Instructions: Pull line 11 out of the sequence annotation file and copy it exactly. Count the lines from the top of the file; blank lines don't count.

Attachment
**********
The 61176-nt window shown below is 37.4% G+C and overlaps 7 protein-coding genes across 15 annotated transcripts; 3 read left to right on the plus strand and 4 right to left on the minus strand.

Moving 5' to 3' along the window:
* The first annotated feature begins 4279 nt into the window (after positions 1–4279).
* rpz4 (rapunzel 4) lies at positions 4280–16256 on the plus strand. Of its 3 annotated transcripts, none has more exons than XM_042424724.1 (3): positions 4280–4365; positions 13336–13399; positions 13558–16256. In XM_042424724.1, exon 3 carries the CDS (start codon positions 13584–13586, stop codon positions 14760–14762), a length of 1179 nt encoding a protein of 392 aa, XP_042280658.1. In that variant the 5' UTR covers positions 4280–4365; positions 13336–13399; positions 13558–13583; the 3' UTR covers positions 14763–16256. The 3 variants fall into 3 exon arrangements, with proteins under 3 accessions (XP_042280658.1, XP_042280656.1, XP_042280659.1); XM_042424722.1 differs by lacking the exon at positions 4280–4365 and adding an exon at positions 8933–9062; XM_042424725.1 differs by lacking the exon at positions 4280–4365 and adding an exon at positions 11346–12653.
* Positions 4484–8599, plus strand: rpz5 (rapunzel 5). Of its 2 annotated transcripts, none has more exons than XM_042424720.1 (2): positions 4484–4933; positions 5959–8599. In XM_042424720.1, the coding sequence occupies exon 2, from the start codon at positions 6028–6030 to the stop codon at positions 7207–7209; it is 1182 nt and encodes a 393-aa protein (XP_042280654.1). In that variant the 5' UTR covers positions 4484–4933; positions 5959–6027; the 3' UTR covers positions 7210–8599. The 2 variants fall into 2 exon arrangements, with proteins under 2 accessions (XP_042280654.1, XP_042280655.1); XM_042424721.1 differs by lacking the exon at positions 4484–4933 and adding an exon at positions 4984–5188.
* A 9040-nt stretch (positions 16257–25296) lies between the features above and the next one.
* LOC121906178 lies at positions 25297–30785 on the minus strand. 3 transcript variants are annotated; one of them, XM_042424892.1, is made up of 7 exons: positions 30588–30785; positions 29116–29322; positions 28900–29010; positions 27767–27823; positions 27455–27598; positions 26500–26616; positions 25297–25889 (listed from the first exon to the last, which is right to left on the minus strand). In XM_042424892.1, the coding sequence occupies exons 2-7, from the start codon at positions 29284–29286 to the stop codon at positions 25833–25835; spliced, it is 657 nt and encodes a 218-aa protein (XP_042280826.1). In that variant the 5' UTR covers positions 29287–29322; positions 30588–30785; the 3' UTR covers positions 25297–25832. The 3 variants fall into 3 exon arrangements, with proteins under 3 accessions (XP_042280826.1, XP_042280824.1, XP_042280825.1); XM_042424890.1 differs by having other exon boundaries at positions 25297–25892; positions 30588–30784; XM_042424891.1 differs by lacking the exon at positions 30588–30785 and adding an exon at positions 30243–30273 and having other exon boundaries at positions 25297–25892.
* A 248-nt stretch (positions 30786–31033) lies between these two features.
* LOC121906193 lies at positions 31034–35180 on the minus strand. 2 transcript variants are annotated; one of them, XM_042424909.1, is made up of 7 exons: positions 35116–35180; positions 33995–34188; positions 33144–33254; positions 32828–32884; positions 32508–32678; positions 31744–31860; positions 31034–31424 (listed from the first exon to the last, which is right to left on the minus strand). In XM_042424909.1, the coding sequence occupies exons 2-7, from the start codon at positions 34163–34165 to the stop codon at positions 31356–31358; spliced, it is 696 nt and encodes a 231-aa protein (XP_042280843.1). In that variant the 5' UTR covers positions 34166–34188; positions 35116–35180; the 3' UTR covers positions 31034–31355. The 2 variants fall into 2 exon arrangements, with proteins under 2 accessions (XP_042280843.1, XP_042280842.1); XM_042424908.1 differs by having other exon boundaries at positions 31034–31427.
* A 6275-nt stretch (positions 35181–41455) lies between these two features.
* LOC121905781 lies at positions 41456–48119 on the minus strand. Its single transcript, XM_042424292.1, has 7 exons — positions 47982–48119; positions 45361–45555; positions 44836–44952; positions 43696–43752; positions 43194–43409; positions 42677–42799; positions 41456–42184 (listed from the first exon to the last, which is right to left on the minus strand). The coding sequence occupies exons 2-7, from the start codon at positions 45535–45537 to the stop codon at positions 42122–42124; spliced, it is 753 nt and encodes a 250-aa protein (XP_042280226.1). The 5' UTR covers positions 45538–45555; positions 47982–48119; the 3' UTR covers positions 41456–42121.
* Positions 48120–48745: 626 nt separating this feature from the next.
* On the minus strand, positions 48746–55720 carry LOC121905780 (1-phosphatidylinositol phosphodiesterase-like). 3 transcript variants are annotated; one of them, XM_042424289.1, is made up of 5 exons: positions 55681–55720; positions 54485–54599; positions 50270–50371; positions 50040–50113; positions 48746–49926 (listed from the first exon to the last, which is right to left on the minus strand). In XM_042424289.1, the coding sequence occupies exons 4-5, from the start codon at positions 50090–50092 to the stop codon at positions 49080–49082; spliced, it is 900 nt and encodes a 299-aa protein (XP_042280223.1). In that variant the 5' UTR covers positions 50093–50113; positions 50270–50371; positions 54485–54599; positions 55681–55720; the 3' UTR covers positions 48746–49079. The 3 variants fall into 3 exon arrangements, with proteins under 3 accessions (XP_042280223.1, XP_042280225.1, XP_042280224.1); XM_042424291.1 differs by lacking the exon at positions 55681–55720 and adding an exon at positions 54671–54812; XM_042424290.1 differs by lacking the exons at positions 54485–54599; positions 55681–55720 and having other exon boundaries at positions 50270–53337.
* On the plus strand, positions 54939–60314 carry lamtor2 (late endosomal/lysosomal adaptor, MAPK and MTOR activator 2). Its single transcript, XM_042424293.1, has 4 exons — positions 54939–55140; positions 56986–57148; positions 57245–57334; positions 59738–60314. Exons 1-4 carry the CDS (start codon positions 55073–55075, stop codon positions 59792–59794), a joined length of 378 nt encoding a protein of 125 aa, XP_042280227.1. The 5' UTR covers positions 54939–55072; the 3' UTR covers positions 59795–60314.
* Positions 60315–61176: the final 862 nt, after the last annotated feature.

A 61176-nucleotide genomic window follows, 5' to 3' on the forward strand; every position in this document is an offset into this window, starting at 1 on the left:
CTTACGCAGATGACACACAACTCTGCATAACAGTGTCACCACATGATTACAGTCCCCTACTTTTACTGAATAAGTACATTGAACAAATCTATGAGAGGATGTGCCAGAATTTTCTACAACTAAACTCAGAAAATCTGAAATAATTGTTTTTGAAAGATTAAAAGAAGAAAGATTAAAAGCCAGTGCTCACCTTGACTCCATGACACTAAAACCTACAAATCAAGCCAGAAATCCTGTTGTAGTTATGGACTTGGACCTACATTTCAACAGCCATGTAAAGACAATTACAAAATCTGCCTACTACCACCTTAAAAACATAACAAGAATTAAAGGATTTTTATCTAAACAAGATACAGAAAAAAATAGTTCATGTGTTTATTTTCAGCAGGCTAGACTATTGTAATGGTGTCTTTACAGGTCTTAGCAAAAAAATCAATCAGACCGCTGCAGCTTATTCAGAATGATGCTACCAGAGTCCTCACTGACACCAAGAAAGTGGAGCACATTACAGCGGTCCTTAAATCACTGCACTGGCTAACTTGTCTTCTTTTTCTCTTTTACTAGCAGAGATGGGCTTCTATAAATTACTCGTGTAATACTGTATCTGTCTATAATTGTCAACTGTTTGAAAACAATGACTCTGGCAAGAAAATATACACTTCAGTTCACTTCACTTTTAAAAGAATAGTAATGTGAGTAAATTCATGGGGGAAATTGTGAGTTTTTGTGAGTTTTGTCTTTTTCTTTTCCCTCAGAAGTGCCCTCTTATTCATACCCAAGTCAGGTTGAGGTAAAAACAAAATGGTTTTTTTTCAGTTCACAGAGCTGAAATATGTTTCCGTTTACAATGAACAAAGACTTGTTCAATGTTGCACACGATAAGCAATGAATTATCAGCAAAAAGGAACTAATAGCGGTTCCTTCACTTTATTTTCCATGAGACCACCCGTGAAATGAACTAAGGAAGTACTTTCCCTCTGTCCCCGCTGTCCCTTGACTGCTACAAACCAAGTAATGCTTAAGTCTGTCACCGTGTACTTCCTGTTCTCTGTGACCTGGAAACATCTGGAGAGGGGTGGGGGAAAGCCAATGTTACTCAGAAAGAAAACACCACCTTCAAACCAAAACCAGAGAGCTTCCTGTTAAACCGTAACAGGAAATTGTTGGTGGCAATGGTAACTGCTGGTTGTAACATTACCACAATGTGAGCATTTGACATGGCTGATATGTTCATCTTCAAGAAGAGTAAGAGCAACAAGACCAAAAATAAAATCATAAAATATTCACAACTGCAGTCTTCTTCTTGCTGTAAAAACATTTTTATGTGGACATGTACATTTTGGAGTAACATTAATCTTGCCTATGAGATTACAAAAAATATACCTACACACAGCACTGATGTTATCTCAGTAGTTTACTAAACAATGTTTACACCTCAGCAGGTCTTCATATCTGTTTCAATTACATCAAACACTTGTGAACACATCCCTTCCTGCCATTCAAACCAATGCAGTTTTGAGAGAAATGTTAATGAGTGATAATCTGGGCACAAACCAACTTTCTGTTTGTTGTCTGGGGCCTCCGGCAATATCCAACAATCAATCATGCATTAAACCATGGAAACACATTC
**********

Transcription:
* LOC121905781 lies at positions 41456–48119 on the minus strand. Its single transcript, XM_042424292.1, has 7 exons — positions 47982–48119; positions 45361–45555; positions 44836–44952; positions 43696–43752; positions 43194–43409; positions 42677–42799; positions 41456–42184 (listed from the first exon to the last, which is right to left on the minus strand). The coding sequence occupies exons 2-7, from the start codon at positions 45535–45537 to the stop codon at positions 42122–42124; spliced, it is 753 nt and encodes a 250-aa protein (XP_042280226.1). The 5' UTR covers positions 45538–45555; positions 47982–48119; the 3' UTR covers positions 41456–42121.